Identifying wellbeing economy activities & behaviours

Which economic activities currently serve the future you are trying to create and which activities actively works against it in the long term?
purpose

Purpose

To identify the economic activities and behaviours that directly contribute to your wellbeing priorities

Standard economic strategy design is often ‘deficit-based’ in the sense that it focuses on the need for external investment, technology or skills as the way of fostering economic development. However, as you work towards building a wellbeing economy, it can be useful to take a strength-based approach whereby you identify the existing economic activities, skills and behaviours that are already positively contributing to wellbeing. This will help you to develop an economic strategy that builds on the existing strengths and capacities in your community as the building blocks for your wellbeing economy.

The process of engaging people in economic discussions and decision making is important for long-term transformation as it helps us to ground our understandings of the economy in lived experiences rather than theoretical models and shift our popular narratives regarding the purpose of the economy.

The identification of positive economic activities will be a critical starting point for considering how to best foster the areas of the economy most important for wellbeing so you can prioritise policy efforts in these areas.

These discussions can help to expand your understanding of value and consider areas of life that have traditionally been excluded from economic analysis, such as household work or environmental stewardship. This process is important, as it helps people to embrace a new narrative about the economy and its purpose, and to visualise their role in a new one.

Resources

Examples

Tips

  • Facilitate community discussions around understandings of the economy and its relationship to wellbeing
  • Train government officials on strength-based approaches to consider the existing economic activities and behaviours that are contributing to wellbeing
  • Employ back casting and have communities / stakeholders imagine the society has achieved their wellbeing goals.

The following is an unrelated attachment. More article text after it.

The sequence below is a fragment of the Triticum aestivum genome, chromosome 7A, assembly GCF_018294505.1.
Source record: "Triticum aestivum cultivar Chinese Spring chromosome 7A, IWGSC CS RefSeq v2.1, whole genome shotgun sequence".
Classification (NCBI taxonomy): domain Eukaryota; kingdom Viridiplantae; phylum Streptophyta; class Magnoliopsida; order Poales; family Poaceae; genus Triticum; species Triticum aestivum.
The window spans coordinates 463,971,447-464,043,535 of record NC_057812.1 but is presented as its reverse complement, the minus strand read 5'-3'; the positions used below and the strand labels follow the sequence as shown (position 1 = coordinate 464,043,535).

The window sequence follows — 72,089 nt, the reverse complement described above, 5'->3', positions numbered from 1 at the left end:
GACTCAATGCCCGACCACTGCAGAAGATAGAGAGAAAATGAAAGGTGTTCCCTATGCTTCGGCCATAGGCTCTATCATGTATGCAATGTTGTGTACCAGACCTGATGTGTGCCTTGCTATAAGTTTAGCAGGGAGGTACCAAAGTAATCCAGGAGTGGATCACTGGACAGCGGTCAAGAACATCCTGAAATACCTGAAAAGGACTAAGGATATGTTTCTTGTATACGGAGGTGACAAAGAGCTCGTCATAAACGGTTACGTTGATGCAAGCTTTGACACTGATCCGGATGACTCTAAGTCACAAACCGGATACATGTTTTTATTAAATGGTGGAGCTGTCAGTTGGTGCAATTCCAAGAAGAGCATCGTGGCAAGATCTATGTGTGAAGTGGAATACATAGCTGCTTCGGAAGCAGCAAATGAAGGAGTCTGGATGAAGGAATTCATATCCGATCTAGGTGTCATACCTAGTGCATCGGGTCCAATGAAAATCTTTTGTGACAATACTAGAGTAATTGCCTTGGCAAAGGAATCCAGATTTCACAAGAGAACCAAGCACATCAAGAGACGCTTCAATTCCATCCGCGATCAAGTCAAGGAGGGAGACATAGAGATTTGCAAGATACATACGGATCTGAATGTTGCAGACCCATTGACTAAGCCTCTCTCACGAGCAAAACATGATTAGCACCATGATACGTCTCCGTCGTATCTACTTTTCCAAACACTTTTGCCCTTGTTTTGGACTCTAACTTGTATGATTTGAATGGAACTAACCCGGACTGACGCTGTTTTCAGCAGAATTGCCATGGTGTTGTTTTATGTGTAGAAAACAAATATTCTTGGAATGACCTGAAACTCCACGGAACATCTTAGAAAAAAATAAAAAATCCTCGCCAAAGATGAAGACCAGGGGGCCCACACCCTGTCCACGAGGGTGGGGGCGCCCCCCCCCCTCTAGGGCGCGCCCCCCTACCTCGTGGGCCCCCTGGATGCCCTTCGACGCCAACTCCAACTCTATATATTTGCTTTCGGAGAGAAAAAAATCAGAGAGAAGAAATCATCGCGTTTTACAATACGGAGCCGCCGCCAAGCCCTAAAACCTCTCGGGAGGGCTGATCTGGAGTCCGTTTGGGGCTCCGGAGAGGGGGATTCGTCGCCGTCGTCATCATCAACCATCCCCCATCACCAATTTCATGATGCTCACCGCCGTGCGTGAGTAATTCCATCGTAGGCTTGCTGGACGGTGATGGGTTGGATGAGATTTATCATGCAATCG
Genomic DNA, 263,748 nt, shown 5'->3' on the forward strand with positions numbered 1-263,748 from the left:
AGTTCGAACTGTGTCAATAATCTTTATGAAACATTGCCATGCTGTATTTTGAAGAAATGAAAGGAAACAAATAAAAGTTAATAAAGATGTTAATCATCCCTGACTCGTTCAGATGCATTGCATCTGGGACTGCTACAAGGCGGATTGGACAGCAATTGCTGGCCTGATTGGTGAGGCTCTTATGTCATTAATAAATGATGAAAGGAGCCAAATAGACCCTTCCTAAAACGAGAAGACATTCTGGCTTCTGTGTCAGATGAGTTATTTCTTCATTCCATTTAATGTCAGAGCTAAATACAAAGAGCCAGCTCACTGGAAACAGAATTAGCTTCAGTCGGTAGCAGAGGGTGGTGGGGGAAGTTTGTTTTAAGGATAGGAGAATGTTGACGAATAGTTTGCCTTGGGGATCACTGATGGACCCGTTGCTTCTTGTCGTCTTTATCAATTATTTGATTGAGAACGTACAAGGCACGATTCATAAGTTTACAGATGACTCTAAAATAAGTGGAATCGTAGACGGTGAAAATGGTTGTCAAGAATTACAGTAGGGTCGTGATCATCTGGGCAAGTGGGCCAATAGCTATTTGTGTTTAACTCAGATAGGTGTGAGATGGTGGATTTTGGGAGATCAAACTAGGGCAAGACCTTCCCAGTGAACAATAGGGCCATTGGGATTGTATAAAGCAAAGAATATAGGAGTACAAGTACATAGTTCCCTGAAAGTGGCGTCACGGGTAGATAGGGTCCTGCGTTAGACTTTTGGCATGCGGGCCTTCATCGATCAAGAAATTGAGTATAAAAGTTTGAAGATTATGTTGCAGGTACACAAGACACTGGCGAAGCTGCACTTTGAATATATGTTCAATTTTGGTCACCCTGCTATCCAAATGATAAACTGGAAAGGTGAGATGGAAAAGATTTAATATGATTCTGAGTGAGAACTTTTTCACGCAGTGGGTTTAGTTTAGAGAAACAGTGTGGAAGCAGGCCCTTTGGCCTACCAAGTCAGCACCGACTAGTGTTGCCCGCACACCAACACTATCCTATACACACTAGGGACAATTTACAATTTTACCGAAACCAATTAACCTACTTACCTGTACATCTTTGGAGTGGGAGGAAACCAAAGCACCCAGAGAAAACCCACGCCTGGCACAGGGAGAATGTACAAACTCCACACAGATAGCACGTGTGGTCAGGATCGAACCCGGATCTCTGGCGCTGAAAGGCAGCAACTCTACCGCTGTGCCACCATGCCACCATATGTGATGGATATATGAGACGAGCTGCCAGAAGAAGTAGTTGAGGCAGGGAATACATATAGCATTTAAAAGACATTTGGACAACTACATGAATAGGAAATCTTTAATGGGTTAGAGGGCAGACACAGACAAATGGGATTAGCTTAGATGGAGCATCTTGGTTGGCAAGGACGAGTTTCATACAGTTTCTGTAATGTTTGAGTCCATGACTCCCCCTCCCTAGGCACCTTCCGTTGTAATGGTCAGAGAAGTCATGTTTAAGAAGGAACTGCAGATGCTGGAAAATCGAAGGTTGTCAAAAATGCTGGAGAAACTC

• What does the economy look like? What is different in terms of the way we produce and provide for one another? What is the same?
  • Use a broad definition of the economy, for example, ‘the way we provide for one another’, so that people have space to consider areas that may otherwise be seen as outside the scope of the ‘economy’ e.g., parenting, social services, nature, etc.
  • For each of your wellbeing priorities, consider a wide range of activities that are positively contributing to its achievement e.g., sectors, occupations, producers, services, institutions, etc.
  • For each of your wellbeing priorities, consider a wide range of behaviours that are directly contributing to its achievement e.g., production processes, patterns of consumption, exchange, distribution, provision, etc.
  • Pay special attention to your wellbeing values and discuss what areas of life people see these values being promoted e.g., where do you see solidarity, generosity, respect, etc.?
  • Carry out discussions of non-monetised areas of the economy and their contribution to wellbeing e.g., care work, civic activity, volunteering, mutual aid etc.
  • Through the process of identifying wellbeing economic activities and behaviours, take note of those that are viewed as negatively impacting wellbeing.
  • Use this opportunity to gather data and evidence on these activities and behaviours that can be used for assessments and evaluations.
  • Support research on Wellbeing Economy approaches and engage local experts who can provide insights on the existing activities and behaviours contributing to the wellbeing priorities.
  • Gather quotes and stories from your discussion that can be used to communicate new narratives regarding the drivers of a Wellbeing Economy.